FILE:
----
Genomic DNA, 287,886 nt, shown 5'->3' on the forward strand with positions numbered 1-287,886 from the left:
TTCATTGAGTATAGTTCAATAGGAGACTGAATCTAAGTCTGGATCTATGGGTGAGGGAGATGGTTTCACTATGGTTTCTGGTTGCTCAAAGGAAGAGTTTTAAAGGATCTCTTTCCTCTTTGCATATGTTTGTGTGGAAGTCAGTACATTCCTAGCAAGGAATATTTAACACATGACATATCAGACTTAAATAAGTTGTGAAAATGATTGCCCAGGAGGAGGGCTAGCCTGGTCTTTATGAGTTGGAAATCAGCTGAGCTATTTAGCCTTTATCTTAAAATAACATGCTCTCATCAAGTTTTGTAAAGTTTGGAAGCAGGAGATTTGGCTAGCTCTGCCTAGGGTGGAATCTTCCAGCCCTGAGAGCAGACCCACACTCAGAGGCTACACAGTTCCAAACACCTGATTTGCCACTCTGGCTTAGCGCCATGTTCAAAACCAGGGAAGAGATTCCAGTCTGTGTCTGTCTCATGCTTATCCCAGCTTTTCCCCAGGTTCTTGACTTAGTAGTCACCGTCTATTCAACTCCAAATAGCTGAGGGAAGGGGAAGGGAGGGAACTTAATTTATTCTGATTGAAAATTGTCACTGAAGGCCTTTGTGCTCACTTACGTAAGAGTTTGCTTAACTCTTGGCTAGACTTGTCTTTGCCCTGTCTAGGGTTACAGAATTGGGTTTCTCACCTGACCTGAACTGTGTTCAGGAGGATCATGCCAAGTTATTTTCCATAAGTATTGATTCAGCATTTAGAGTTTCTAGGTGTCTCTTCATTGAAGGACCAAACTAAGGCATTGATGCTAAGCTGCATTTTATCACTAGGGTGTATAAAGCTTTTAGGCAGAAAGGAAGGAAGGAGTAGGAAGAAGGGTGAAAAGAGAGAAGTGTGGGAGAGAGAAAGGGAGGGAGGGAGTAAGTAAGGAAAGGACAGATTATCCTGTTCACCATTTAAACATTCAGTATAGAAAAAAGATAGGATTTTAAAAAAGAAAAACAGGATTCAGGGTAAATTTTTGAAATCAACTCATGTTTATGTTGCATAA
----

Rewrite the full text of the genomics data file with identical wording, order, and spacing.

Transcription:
Genomic DNA, 287,886 nt, shown 5'->3' on the forward strand with positions numbered 1-287,886 from the left:
TTCATTGAGTATAGTTCAATAGGAGACTGAATCTAAGTCTGGATCTATGGGTGAGGGAGATGGTTTCACTATGGTTTCTGGTTGCTCAAAGGAAGAGTTTTAAAGGATCTCTTTCCTCTTTGCATATGTTTGTGTGGAAGTCAGTACATTCCTAGCAAGGAATATTTAACACATGACATATCAGACTTAAATAAGTTGTGAAAATGATTGCCCAGGAGGAGGGCTAGCCTGGTCTTTATGAGTTGGAAATCAGCTGAGCTATTTAGCCTTTATCTTAAAATAACATGCTCTCATCAAGTTTTGTAAAGTTTGGAAGCAGGAGATTTGGCTAGCTCTGCCTAGGGTGGAATCTTCCAGCCCTGAGAGCAGACCCACACTCAGAGGCTACACAGTTCCAAACACCTGATTTGCCACTCTGGCTTAGCGCCATGTTCAAAACCAGGGAAGAGATTCCAGTCTGTGTCTGTCTCATGCTTATCCCAGCTTTTCCCCAGGTTCTTGACTTAGTAGTCACCGTCTATTCAACTCCAAATAGCTGAGGGAAGGGGAAGGGAGGGAACTTAATTTATTCTGATTGAAAATTGTCACTGAAGGCCTTTGTGCTCACTTACGTAAGAGTTTGCTTAACTCTTGGCTAGACTTGTCTTTGCCCTGTCTAGGGTTACAGAATTGGGTTTCTCACCTGACCTGAACTGTGTTCAGGAGGATCATGCCAAGTTATTTTCCATAAGTATTGATTCAGCATTTAGAGTTTCTAGGTGTCTCTTCATTGAAGGACCAAACTAAGGCATTGATGCTAAGCTGCATTTTATCACTAGGGTGTATAAAGCTTTTAGGCAGAAAGGAAGGAAGGAGTAGGAAGAAGGGTGAAAAGAGAGAAGTGTGGGAGAGAGAAAGGGAGGGAGGGAGTAAGTAAGGAAAGGACAGATTATCCTGTTCACCATTTAAACATTCAGTATAGAAAAAAGATAGGATTTTAAAAAAGAAAAACAGGATTCAGGGTAAATTTTTGAAATCAACTCATGTTTATGTTGCATAA